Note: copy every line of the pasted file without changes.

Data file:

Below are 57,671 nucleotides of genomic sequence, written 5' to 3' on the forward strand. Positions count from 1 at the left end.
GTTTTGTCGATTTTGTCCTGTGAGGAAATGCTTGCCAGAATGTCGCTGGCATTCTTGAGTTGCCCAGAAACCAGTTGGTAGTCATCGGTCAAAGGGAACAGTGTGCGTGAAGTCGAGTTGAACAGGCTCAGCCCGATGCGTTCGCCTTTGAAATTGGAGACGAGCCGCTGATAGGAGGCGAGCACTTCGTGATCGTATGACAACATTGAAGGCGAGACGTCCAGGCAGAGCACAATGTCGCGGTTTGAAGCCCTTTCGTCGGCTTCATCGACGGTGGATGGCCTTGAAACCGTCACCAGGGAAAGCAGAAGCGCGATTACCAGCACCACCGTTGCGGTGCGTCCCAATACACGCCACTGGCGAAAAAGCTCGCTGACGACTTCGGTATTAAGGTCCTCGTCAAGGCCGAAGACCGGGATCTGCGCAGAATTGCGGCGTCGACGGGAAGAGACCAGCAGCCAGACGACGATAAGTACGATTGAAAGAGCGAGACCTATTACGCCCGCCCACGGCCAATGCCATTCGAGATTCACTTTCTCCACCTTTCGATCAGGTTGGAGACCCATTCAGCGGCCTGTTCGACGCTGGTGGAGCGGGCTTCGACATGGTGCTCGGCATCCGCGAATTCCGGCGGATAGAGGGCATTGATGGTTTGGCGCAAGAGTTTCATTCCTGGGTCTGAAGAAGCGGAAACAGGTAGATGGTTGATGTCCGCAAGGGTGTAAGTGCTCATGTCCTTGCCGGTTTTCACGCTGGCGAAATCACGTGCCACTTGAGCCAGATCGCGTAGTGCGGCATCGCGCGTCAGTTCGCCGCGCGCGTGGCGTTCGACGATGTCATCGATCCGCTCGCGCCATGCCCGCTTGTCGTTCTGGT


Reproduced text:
Below are 57,671 nucleotides of genomic sequence, written 5' to 3' on the forward strand. Positions count from 1 at the left end.
GTTTTGTCGATTTTGTCCTGTGAGGAAATGCTTGCCAGAATGTCGCTGGCATTCTTGAGTTGCCCAGAAACCAGTTGGTAGTCATCGGTCAAAGGGAACAGTGTGCGTGAAGTCGAGTTGAACAGGCTCAGCCCGATGCGTTCGCCTTTGAAATTGGAGACGAGCCGCTGATAGGAGGCGAGCACTTCGTGATCGTATGACAACATTGAAGGCGAGACGTCCAGGCAGAGCACAATGTCGCGGTTTGAAGCCCTTTCGTCGGCTTCATCGACGGTGGATGGCCTTGAAACCGTCACCAGGGAAAGCAGAAGCGCGATTACCAGCACCACCGTTGCGGTGCGTCCCAATACACGCCACTGGCGAAAAAGCTCGCTGACGACTTCGGTATTAAGGTCCTCGTCAAGGCCGAAGACCGGGATCTGCGCAGAATTGCGGCGTCGACGGGAAGAGACCAGCAGCCAGACGACGATAAGTACGATTGAAAGAGCGAGACCTATTACGCCCGCCCACGGCCAATGCCATTCGAGATTCACTTTCTCCACCTTTCGATCAGGTTGGAGACCCATTCAGCGGCCTGTTCGACGCTGGTGGAGCGGGCTTCGACATGGTGCTCGGCATCCGCGAATTCCGGCGGATAGAGGGCATTGATGGTTTGGCGCAAGAGTTTCATTCCTGGGTCTGAAGAAGCGGAAACAGGTAGATGGTTGATGTCCGCAAGGGTGTAAGTGCTCATGTCCTTGCCGGTTTTCACGCTGGCGAAATCACGTGCCACTTGAGCCAGATCGCGTAGTGCGGCATCGCGCGTCAGTTCGCCGCGCGCGTGGCGTTCGACGATGTCATCGATCCGCTCGCGCCATGCCCGCTTGTCGTTCTGGT